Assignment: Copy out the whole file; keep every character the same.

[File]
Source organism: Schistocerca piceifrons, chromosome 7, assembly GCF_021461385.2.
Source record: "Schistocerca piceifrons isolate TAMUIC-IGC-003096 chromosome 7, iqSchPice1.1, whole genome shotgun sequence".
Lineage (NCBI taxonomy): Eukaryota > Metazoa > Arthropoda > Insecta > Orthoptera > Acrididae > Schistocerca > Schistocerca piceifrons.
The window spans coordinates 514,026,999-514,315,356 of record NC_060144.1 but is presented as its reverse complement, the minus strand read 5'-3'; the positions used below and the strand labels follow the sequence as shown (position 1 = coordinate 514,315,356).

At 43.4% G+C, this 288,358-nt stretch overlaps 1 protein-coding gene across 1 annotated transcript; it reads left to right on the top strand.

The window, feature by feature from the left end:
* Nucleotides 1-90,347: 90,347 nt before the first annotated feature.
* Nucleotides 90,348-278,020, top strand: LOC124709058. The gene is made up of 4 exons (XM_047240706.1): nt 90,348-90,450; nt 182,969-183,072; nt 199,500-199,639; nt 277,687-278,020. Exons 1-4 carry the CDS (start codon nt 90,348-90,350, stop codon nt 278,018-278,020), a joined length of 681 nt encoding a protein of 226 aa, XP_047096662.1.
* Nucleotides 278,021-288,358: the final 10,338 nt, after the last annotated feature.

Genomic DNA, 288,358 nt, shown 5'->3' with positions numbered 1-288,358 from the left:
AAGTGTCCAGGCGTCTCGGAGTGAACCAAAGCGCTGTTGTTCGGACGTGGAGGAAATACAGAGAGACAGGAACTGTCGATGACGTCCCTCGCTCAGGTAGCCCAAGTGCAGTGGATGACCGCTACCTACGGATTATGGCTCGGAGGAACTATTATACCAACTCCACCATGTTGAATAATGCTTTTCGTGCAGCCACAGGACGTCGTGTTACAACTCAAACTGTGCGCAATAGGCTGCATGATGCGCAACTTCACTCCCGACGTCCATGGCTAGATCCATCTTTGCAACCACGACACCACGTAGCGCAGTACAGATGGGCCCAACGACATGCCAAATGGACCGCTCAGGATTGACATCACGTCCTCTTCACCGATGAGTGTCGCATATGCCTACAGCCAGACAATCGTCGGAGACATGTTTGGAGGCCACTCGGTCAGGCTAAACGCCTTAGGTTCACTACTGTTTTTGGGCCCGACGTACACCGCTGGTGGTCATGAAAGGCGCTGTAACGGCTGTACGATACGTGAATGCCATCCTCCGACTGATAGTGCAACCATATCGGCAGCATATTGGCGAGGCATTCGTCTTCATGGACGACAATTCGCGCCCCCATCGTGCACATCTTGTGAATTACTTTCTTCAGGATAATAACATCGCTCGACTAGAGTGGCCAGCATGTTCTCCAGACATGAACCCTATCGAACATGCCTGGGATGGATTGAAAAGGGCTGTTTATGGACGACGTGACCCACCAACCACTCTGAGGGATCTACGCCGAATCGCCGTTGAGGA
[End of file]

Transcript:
Source organism: Schistocerca piceifrons, chromosome 7, assembly GCF_021461385.2.
Source record: "Schistocerca piceifrons isolate TAMUIC-IGC-003096 chromosome 7, iqSchPice1.1, whole genome shotgun sequence".
Lineage (NCBI taxonomy): Eukaryota > Metazoa > Arthropoda > Insecta > Orthoptera > Acrididae > Schistocerca > Schistocerca piceifrons.
The window spans coordinates 514,026,999-514,315,356 of record NC_060144.1 but is presented as its reverse complement, the minus strand read 5'-3'; the positions used below and the strand labels follow the sequence as shown (position 1 = coordinate 514,315,356).

At 43.4% G+C, this 288,358-nt stretch overlaps 1 protein-coding gene across 1 annotated transcript; it reads left to right on the top strand.

The window, feature by feature from the left end:
* Nucleotides 1-90,347: 90,347 nt before the first annotated feature.
* Nucleotides 90,348-278,020, top strand: LOC124709058. The gene is made up of 4 exons (XM_047240706.1): nt 90,348-90,450; nt 182,969-183,072; nt 199,500-199,639; nt 277,687-278,020. Exons 1-4 carry the CDS (start codon nt 90,348-90,350, stop codon nt 278,018-278,020), a joined length of 681 nt encoding a protein of 226 aa, XP_047096662.1.
* Nucleotides 278,021-288,358: the final 10,338 nt, after the last annotated feature.

Genomic DNA, 288,358 nt, shown 5'->3' with positions numbered 1-288,358 from the left:
AAGTGTCCAGGCGTCTCGGAGTGAACCAAAGCGCTGTTGTTCGGACGTGGAGGAAATACAGAGAGACAGGAACTGTCGATGACGTCCCTCGCTCAGGTAGCCCAAGTGCAGTGGATGACCGCTACCTACGGATTATGGCTCGGAGGAACTATTATACCAACTCCACCATGTTGAATAATGCTTTTCGTGCAGCCACAGGACGTCGTGTTACAACTCAAACTGTGCGCAATAGGCTGCATGATGCGCAACTTCACTCCCGACGTCCATGGCTAGATCCATCTTTGCAACCACGACACCACGTAGCGCAGTACAGATGGGCCCAACGACATGCCAAATGGACCGCTCAGGATTGACATCACGTCCTCTTCACCGATGAGTGTCGCATATGCCTACAGCCAGACAATCGTCGGAGACATGTTTGGAGGCCACTCGGTCAGGCTAAACGCCTTAGGTTCACTACTGTTTTTGGGCCCGACGTACACCGCTGGTGGTCATGAAAGGCGCTGTAACGGCTGTACGATACGTGAATGCCATCCTCCGACTGATAGTGCAACCATATCGGCAGCATATTGGCGAGGCATTCGTCTTCATGGACGACAATTCGCGCCCCCATCGTGCACATCTTGTGAATTACTTTCTTCAGGATAATAACATCGCTCGACTAGAGTGGCCAGCATGTTCTCCAGACATGAACCCTATCGAACATGCCTGGGATGGATTGAAAAGGGCTGTTTATGGACGACGTGACCCACCAACCACTCTGAGGGATCTACGCCGAATCGCCGTTGAGGA